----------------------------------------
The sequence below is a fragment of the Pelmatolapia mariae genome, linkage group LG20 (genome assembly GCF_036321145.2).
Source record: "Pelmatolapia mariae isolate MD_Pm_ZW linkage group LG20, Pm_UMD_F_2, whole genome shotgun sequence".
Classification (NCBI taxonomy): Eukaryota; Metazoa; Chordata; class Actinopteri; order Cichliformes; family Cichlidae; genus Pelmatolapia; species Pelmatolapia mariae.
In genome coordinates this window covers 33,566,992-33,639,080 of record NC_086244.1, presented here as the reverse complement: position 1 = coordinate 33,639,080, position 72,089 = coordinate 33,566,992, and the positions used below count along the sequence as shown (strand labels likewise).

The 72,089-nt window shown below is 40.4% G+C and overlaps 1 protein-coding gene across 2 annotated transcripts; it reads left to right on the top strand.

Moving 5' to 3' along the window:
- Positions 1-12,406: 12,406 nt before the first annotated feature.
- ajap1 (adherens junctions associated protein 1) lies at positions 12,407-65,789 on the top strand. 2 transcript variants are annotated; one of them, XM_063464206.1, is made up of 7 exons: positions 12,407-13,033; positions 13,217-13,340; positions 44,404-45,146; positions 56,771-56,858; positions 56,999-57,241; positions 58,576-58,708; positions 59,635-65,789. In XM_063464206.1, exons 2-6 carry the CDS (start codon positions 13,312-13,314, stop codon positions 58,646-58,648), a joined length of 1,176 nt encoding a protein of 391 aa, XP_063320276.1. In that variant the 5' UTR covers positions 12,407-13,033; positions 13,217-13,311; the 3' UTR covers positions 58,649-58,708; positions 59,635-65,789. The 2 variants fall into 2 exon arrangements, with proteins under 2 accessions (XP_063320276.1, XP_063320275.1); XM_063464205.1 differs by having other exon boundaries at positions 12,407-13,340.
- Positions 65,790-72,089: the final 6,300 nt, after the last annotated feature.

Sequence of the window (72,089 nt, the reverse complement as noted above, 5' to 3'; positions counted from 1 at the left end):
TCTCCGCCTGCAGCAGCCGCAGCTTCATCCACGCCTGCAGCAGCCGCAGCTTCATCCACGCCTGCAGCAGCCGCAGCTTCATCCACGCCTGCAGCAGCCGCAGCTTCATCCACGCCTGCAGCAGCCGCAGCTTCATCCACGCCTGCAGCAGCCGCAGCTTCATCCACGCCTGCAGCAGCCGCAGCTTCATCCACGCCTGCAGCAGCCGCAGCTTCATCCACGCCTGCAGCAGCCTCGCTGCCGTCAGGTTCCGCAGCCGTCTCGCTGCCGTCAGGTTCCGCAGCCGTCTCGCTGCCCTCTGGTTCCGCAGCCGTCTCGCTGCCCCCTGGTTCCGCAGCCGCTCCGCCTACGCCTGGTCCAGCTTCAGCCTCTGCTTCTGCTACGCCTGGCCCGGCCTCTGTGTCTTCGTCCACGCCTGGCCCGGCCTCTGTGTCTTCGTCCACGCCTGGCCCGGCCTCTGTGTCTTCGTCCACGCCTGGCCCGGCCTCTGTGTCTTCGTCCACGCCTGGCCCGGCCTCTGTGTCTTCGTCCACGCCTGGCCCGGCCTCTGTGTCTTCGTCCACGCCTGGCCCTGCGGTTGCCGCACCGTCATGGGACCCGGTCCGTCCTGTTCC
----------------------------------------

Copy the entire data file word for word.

The sequence below is a fragment of the Pelmatolapia mariae genome, linkage group LG20 (genome assembly GCF_036321145.2).
Source record: "Pelmatolapia mariae isolate MD_Pm_ZW linkage group LG20, Pm_UMD_F_2, whole genome shotgun sequence".
Classification (NCBI taxonomy): Eukaryota; Metazoa; Chordata; class Actinopteri; order Cichliformes; family Cichlidae; genus Pelmatolapia; species Pelmatolapia mariae.
In genome coordinates this window covers 33,566,992-33,639,080 of record NC_086244.1, presented here as the reverse complement: position 1 = coordinate 33,639,080, position 72,089 = coordinate 33,566,992, and the positions used below count along the sequence as shown (strand labels likewise).

The 72,089-nt window shown below is 40.4% G+C and overlaps 1 protein-coding gene across 2 annotated transcripts; it reads left to right on the top strand.

Moving 5' to 3' along the window:
- Positions 1-12,406: 12,406 nt before the first annotated feature.
- ajap1 (adherens junctions associated protein 1) lies at positions 12,407-65,789 on the top strand. 2 transcript variants are annotated; one of them, XM_063464206.1, is made up of 7 exons: positions 12,407-13,033; positions 13,217-13,340; positions 44,404-45,146; positions 56,771-56,858; positions 56,999-57,241; positions 58,576-58,708; positions 59,635-65,789. In XM_063464206.1, exons 2-6 carry the CDS (start codon positions 13,312-13,314, stop codon positions 58,646-58,648), a joined length of 1,176 nt encoding a protein of 391 aa, XP_063320276.1. In that variant the 5' UTR covers positions 12,407-13,033; positions 13,217-13,311; the 3' UTR covers positions 58,649-58,708; positions 59,635-65,789. The 2 variants fall into 2 exon arrangements, with proteins under 2 accessions (XP_063320276.1, XP_063320275.1); XM_063464205.1 differs by having other exon boundaries at positions 12,407-13,340.
- Positions 65,790-72,089: the final 6,300 nt, after the last annotated feature.

Sequence of the window (72,089 nt, the reverse complement as noted above, 5' to 3'; positions counted from 1 at the left end):
TCTCCGCCTGCAGCAGCCGCAGCTTCATCCACGCCTGCAGCAGCCGCAGCTTCATCCACGCCTGCAGCAGCCGCAGCTTCATCCACGCCTGCAGCAGCCGCAGCTTCATCCACGCCTGCAGCAGCCGCAGCTTCATCCACGCCTGCAGCAGCCGCAGCTTCATCCACGCCTGCAGCAGCCGCAGCTTCATCCACGCCTGCAGCAGCCGCAGCTTCATCCACGCCTGCAGCAGCCTCGCTGCCGTCAGGTTCCGCAGCCGTCTCGCTGCCGTCAGGTTCCGCAGCCGTCTCGCTGCCCTCTGGTTCCGCAGCCGTCTCGCTGCCCCCTGGTTCCGCAGCCGCTCCGCCTACGCCTGGTCCAGCTTCAGCCTCTGCTTCTGCTACGCCTGGCCCGGCCTCTGTGTCTTCGTCCACGCCTGGCCCGGCCTCTGTGTCTTCGTCCACGCCTGGCCCGGCCTCTGTGTCTTCGTCCACGCCTGGCCCGGCCTCTGTGTCTTCGTCCACGCCTGGCCCGGCCTCTGTGTCTTCGTCCACGCCTGGCCCGGCCTCTGTGTCTTCGTCCACGCCTGGCCCTGCGGTTGCCGCACCGTCATGGGACCCGGTCCGTCCTGTTCC